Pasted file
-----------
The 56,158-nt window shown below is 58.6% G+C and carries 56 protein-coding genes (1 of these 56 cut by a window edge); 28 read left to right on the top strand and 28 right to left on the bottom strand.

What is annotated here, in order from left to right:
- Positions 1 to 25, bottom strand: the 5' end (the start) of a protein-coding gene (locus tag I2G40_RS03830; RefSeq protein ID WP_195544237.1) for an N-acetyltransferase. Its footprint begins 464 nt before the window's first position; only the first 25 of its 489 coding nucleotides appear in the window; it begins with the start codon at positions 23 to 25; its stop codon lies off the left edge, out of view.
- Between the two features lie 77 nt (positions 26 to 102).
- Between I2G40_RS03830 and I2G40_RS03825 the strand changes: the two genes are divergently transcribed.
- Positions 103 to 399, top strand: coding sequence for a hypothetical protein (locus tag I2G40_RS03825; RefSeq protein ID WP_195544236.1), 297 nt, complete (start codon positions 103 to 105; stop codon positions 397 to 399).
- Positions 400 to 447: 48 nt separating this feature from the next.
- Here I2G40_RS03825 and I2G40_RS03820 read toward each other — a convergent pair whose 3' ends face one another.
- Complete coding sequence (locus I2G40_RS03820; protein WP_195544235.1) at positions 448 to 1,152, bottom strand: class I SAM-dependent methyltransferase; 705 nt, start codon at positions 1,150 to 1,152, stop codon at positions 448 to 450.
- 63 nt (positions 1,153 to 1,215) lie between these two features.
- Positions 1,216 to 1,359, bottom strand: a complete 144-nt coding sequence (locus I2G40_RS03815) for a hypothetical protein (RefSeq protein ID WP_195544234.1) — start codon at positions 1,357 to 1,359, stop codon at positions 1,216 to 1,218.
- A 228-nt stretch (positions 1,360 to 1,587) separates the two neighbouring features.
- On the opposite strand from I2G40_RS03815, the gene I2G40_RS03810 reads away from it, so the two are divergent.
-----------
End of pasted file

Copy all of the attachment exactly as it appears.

The 56,158-nt window shown below is 58.6% G+C and carries 56 protein-coding genes (1 of these 56 cut by a window edge); 28 read left to right on the top strand and 28 right to left on the bottom strand.

What is annotated here, in order from left to right:
- Positions 1 to 25, bottom strand: the 5' end (the start) of a protein-coding gene (locus tag I2G40_RS03830; RefSeq protein ID WP_195544237.1) for an N-acetyltransferase. Its footprint begins 464 nt before the window's first position; only the first 25 of its 489 coding nucleotides appear in the window; it begins with the start codon at positions 23 to 25; its stop codon lies off the left edge, out of view.
- Between the two features lie 77 nt (positions 26 to 102).
- Between I2G40_RS03830 and I2G40_RS03825 the strand changes: the two genes are divergently transcribed.
- Positions 103 to 399, top strand: coding sequence for a hypothetical protein (locus tag I2G40_RS03825; RefSeq protein ID WP_195544236.1), 297 nt, complete (start codon positions 103 to 105; stop codon positions 397 to 399).
- Positions 400 to 447: 48 nt separating this feature from the next.
- Here I2G40_RS03825 and I2G40_RS03820 read toward each other — a convergent pair whose 3' ends face one another.
- Complete coding sequence (locus I2G40_RS03820; protein WP_195544235.1) at positions 448 to 1,152, bottom strand: class I SAM-dependent methyltransferase; 705 nt, start codon at positions 1,150 to 1,152, stop codon at positions 448 to 450.
- 63 nt (positions 1,153 to 1,215) lie between these two features.
- Positions 1,216 to 1,359, bottom strand: a complete 144-nt coding sequence (locus I2G40_RS03815) for a hypothetical protein (RefSeq protein ID WP_195544234.1) — start codon at positions 1,357 to 1,359, stop codon at positions 1,216 to 1,218.
- A 228-nt stretch (positions 1,360 to 1,587) separates the two neighbouring features.
- On the opposite strand from I2G40_RS03815, the gene I2G40_RS03810 reads away from it, so the two are divergent.